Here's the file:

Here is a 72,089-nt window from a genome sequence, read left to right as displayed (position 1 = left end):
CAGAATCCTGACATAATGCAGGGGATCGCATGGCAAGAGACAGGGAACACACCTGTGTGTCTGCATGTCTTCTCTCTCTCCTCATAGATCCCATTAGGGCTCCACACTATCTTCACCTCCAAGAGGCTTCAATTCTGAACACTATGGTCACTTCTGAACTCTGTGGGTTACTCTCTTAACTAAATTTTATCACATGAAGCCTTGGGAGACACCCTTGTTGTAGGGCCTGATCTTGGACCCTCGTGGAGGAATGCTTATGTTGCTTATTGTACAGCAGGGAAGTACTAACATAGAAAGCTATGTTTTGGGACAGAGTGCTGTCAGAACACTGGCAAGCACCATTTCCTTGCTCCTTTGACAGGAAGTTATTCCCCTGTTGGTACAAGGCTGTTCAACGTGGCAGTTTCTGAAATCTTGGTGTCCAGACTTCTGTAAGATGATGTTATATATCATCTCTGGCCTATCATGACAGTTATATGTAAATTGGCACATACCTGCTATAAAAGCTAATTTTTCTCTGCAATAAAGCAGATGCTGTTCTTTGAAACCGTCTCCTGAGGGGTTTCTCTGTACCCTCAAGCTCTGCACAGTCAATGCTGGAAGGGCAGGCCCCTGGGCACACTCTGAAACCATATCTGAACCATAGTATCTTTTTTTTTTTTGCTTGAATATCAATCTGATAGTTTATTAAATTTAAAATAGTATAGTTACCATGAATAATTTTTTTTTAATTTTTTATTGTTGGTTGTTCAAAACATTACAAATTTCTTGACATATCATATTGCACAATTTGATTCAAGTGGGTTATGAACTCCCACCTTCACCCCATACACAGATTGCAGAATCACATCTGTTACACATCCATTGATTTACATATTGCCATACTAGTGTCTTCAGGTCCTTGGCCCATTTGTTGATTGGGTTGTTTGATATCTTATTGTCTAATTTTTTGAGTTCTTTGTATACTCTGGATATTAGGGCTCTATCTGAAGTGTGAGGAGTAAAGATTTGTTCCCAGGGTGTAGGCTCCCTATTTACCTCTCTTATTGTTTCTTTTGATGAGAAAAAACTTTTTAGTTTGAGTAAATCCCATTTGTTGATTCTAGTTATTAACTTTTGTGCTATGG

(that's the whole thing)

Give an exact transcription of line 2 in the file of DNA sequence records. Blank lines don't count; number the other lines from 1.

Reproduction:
CAGAATCCTGACATAATGCAGGGGATCGCATGGCAAGAGACAGGGAACACACCTGTGTGTCTGCATGTCTTCTCTCTCTCCTCATAGATCCCATTAGGGCTCCACACTATCTTCACCTCCAAGAGGCTTCAATTCTGAACACTATGGTCACTTCTGAACTCTGTGGGTTACTCTCTTAACTAAATTTTATCACATGAAGCCTTGGGAGACACCCTTGTTGTAGGGCCTGATCTTGGACCCTCGTGGAGGAATGCTTATGTTGCTTATTGTACAGCAGGGAAGTACTAACATAGAAAGCTATGTTTTGGGACAGAGTGCTGTCAGAACACTGGCAAGCACCATTTCCTTGCTCCTTTGACAGGAAGTTATTCCCCTGTTGGTACAAGGCTGTTCAACGTGGCAGTTTCTGAAATCTTGGTGTCCAGACTTCTGTAAGATGATGTTATATATCATCTCTGGCCTATCATGACAGTTATATGTAAATTGGCACATACCTGCTATAAAAGCTAATTTTTCTCTGCAATAAAGCAGATGCTGTTCTTTGAAACCGTCTCCTGAGGGGTTTCTCTGTACCCTCAAGCTCTGCACAGTCAATGCTGGAAGGGCAGGCCCCTGGGCACACTCTGAAACCATATCTGAACCATAGTATCTTTTTTTTTTTTGCTTGAATATCAATCTGATAGTTTATTAAATTTAAAATAGTATAGTTACCATGAATAATTTTTTTTTAATTTTTTATTGTTGGTTGTTCAAAACATTACAAATTTCTTGACATATCATATTGCACAATTTGATTCAAGTGGGTTATGAACTCCCACCTTCACCCCATACACAGATTGCAGAATCACATCTGTTACACATCCATTGATTTACATATTGCCATACTAGTGTCTTCAGGTCCTTGGCCCATTTGTTGATTGGGTTGTTTGATATCTTATTGTCTAATTTTTTGAGTTCTTTGTATACTCTGGATATTAGGGCTCTATCTGAAGTGTGAGGAGTAAAGATTTGTTCCCAGGGTGTAGGCTCCCTATTTACCTCTCTTATTGTTTCTTTTGATGAGAAAAAACTTTTTAGTTTGAGTAAATCCCATTTGTTGATTCTAGTTATTAACTTTTGTGCTATGG